Similar to the first quarter, Mr Ingram said that other revenue will grow at a slower rate than PRASM, diluting the growth on operating revenue per ASM, compared to passenger revenue per ASM.
CASM ex fuel will be flat to up 3% on increasing maintenance, aircraft rent and airport costs, which were also cited for increases in the first quarter. Both maintenance and aircraft rent grew faster than ASMs on the new aircraft because the airline opted for power-by-the-hour contracts instead of having a maintenance holiday on its new aircraft. Its Boeing 717s are also in their midlife checks which further inflates the maintenance line, said Mr Ingram. Finally, he reported that commissions and credit card fees as well as revenue-related expenses will continue to rise as they did in the first quarter.
Revenues exceed expectations
The revenue performance exceeded executive expectations going into the year, according to Mr Dunkerly. Inter-island, 31% of passenger revenue for the first quarter and with flat capacity, showed traffic declining 1.5% year on year. However, yields were 13% higher resulting in a PRASM improvement on 12%.
“That was less than we experienced through last year but it is impressive nonetheless on tougher comparisons,” he said. He pointed out that, at 52% of capacity trans-Pacific was the largest portion of the company’s business. “Trans-Pacific did not experience the same robust revenues as the inter-island markets did but the 2% rise in PRASM was against a backdrop of a 12% increase in industry capacity. The 2% increase was the largest in two years and the first positive result since the first quarter of 2010.”
He also reported that on routes operated this time last year, every single operation had a positive year-on-year RASM improvement.
He reported that industry capacity rose 12%, 18%, 13% and 10% year on year in each of the last four quarters. For the remainder of 2011, he said, it will be essential flat in the second quarter while third and fourth quarters would see 3% and 2% decline, respectively.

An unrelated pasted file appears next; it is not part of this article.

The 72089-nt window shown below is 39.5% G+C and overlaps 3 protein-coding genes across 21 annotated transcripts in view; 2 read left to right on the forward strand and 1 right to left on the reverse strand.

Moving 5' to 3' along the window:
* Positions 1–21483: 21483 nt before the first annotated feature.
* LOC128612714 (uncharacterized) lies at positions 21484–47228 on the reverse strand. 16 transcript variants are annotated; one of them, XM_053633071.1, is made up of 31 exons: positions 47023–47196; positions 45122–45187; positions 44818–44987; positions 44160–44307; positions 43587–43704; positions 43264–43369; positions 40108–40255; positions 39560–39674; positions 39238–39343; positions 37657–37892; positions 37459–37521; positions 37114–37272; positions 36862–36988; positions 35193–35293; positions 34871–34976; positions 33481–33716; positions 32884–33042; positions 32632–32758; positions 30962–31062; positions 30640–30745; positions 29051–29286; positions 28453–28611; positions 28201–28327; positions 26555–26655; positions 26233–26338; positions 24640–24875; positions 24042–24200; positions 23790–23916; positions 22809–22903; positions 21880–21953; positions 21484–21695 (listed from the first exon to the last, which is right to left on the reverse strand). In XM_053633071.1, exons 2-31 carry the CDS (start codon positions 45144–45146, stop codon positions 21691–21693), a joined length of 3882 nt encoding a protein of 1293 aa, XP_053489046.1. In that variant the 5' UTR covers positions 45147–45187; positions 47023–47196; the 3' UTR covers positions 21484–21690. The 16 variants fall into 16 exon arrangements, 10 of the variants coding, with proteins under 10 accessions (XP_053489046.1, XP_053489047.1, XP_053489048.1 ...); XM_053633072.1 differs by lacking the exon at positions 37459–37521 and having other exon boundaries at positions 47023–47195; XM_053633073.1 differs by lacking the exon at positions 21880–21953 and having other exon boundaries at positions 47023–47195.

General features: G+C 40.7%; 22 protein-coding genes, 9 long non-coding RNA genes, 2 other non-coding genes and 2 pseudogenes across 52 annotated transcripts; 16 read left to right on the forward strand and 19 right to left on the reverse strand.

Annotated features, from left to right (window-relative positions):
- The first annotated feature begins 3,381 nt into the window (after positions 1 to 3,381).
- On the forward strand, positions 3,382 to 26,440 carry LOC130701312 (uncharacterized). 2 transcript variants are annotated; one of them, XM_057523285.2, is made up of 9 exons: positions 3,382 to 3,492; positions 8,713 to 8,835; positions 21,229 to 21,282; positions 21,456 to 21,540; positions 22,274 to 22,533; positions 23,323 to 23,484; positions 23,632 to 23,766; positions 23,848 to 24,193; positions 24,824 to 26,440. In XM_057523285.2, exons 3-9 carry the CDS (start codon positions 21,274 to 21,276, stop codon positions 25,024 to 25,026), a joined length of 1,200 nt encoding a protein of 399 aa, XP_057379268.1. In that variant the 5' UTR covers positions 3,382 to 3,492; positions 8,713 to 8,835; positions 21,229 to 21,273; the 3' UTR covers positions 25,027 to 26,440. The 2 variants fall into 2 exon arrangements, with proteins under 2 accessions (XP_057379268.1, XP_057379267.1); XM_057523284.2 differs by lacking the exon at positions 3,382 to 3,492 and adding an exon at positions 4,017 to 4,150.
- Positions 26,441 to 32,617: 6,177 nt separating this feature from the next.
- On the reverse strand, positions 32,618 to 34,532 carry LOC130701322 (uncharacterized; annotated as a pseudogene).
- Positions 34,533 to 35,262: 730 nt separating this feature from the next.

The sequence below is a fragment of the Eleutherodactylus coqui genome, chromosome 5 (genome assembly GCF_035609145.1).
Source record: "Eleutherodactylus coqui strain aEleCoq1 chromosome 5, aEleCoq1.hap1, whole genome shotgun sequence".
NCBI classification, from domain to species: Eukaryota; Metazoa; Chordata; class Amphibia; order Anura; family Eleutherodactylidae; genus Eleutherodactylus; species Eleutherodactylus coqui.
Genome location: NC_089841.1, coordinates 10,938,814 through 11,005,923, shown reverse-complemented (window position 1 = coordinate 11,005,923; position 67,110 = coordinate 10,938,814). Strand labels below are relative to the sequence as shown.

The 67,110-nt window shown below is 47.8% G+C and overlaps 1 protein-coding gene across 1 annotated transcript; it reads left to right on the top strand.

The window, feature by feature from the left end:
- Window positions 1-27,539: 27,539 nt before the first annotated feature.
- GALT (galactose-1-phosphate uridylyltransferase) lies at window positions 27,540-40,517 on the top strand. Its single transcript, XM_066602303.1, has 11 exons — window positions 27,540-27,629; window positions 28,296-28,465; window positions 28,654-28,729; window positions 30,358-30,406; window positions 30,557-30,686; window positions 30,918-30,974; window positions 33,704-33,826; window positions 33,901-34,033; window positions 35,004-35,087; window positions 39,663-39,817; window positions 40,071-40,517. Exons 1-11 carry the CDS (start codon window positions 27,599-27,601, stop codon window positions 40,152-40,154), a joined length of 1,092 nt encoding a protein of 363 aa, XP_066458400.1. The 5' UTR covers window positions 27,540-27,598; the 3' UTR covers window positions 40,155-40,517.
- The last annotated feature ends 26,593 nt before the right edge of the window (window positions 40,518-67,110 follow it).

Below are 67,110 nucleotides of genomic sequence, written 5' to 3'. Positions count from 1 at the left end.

Mr Dunkerly expects the favorable revenue results to continue in the next months for a double-digit improvement in trans-Pacific PRASM. He pointed to the early stages of growth for its new Asian expansion, saying the region was not only the fastest growing aviation market but also the fastest growing to Hawaii.
Capacity for the quarter increased 21.2% year over year to 2.8 billion ASMs, resulting in RASM of 13.13 cents, up 1.1% from the first quarter a year ago. First quarter passenger load factor increased 0.5 percentage points to 84.1% compared to the same period a year ago, while passenger yield increased 1.2% to 13.89 cents resulting in a PRASM increase of 2.0% to 11.69 cents.
Mr Ingram reported that non-passenger revenue did not grow as fast as the passenger line but improvements in bag fees and cargo contributed to the USD5.3m improvement in the other-revenue line.
Total operating expenses for the first quarter of 2011 increased 26.6% year over year to $370.6 million, resulting in CASM of 13.31 cents, up 4.5% versus the same period a year ago. Excluding fuel, first quarter CASM decreased to 9.38 cents, down 3.1% compared to the same period a year ago.
Hawaiian's average cost per gallon of jet fuel increased 32.4% year on year to USD2.86 (including taxes and delivery). Non-operating income in the first quarter reflects USD8.4 million in net gains from Hawaiian's fuel hedging activity.
For the three months ended March 31, 2011, economic fuel expense was USD107.8 million (USD2.82 per gallon), compared with USD71.1 million (USD2.19 per gallon) in the prior year period.
First quarter 2011 non-operating income totaled USD6.4 million, compared with non-operating expense of USD5.2 million in the first quarter of 2010.
During the first quarter of 2011, the company received net proceeds of USD78.7 million from the issuance of Convertible Senior Notes, Convertible Note Hedges and Warrants, due March 15, 2016, a portion of which were used to repay the outstanding balance on the company's existing credit agreement of USD54.7 million.
Hawaiian ended the quarter with USD323.7 million in unrestricted cash and cash equivalents and USD5.2 million in restricted cash. It reported available borrowing capacity of USD63.1 million and outstanding long-term debt and capital lease obligations of USD196.2 million which was pushed up USD65 million on action it took in April for a secured loan due April 2023 for financing its Airbus A330-200 aircraft.